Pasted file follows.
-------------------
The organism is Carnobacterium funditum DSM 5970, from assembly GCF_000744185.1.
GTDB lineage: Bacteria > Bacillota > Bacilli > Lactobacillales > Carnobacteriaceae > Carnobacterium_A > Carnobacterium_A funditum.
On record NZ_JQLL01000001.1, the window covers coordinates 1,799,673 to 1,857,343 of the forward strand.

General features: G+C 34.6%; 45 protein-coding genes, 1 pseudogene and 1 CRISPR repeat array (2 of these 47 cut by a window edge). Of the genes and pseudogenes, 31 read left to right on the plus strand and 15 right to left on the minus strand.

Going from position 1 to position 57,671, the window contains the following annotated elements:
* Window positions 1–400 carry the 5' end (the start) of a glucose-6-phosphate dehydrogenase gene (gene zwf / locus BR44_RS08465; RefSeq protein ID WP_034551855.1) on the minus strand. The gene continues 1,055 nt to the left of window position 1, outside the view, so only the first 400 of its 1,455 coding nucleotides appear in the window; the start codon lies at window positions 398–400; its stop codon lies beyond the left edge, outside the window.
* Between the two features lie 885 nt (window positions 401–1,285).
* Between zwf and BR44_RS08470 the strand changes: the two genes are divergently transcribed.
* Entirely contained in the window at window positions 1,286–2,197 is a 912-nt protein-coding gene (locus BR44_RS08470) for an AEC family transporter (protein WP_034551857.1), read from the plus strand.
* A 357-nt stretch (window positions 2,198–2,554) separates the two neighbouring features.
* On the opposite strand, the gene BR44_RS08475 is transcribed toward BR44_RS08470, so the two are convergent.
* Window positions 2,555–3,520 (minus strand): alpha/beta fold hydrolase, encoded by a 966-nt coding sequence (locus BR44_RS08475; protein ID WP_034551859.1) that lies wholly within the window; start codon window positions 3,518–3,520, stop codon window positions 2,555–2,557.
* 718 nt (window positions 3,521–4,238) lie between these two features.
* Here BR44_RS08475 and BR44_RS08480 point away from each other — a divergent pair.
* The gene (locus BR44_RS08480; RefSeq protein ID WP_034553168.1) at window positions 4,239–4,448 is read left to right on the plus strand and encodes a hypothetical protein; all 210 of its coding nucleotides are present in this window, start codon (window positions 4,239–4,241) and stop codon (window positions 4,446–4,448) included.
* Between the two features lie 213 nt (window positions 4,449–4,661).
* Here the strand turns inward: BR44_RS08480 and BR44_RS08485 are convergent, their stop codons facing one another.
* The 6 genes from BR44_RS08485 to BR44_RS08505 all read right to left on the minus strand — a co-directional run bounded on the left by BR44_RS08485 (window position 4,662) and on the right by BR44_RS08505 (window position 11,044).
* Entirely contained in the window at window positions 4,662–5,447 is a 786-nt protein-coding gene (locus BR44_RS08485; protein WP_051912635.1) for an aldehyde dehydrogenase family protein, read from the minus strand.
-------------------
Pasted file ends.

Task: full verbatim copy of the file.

The organism is Carnobacterium funditum DSM 5970, from assembly GCF_000744185.1.
GTDB lineage: Bacteria > Bacillota > Bacilli > Lactobacillales > Carnobacteriaceae > Carnobacterium_A > Carnobacterium_A funditum.
On record NZ_JQLL01000001.1, the window covers coordinates 1,799,673 to 1,857,343 of the forward strand.

General features: G+C 34.6%; 45 protein-coding genes, 1 pseudogene and 1 CRISPR repeat array (2 of these 47 cut by a window edge). Of the genes and pseudogenes, 31 read left to right on the plus strand and 15 right to left on the minus strand.

Going from position 1 to position 57,671, the window contains the following annotated elements:
* Window positions 1–400 carry the 5' end (the start) of a glucose-6-phosphate dehydrogenase gene (gene zwf / locus BR44_RS08465; RefSeq protein ID WP_034551855.1) on the minus strand. The gene continues 1,055 nt to the left of window position 1, outside the view, so only the first 400 of its 1,455 coding nucleotides appear in the window; the start codon lies at window positions 398–400; its stop codon lies beyond the left edge, outside the window.
* Between the two features lie 885 nt (window positions 401–1,285).
* Between zwf and BR44_RS08470 the strand changes: the two genes are divergently transcribed.
* Entirely contained in the window at window positions 1,286–2,197 is a 912-nt protein-coding gene (locus BR44_RS08470) for an AEC family transporter (protein WP_034551857.1), read from the plus strand.
* A 357-nt stretch (window positions 2,198–2,554) separates the two neighbouring features.
* On the opposite strand, the gene BR44_RS08475 is transcribed toward BR44_RS08470, so the two are convergent.
* Window positions 2,555–3,520 (minus strand): alpha/beta fold hydrolase, encoded by a 966-nt coding sequence (locus BR44_RS08475; protein ID WP_034551859.1) that lies wholly within the window; start codon window positions 3,518–3,520, stop codon window positions 2,555–2,557.
* 718 nt (window positions 3,521–4,238) lie between these two features.
* Here BR44_RS08475 and BR44_RS08480 point away from each other — a divergent pair.
* The gene (locus BR44_RS08480; RefSeq protein ID WP_034553168.1) at window positions 4,239–4,448 is read left to right on the plus strand and encodes a hypothetical protein; all 210 of its coding nucleotides are present in this window, start codon (window positions 4,239–4,241) and stop codon (window positions 4,446–4,448) included.
* Between the two features lie 213 nt (window positions 4,449–4,661).
* Here the strand turns inward: BR44_RS08480 and BR44_RS08485 are convergent, their stop codons facing one another.
* The 6 genes from BR44_RS08485 to BR44_RS08505 all read right to left on the minus strand — a co-directional run bounded on the left by BR44_RS08485 (window position 4,662) and on the right by BR44_RS08505 (window position 11,044).
* Entirely contained in the window at window positions 4,662–5,447 is a 786-nt protein-coding gene (locus BR44_RS08485; protein WP_051912635.1) for an aldehyde dehydrogenase family protein, read from the minus strand.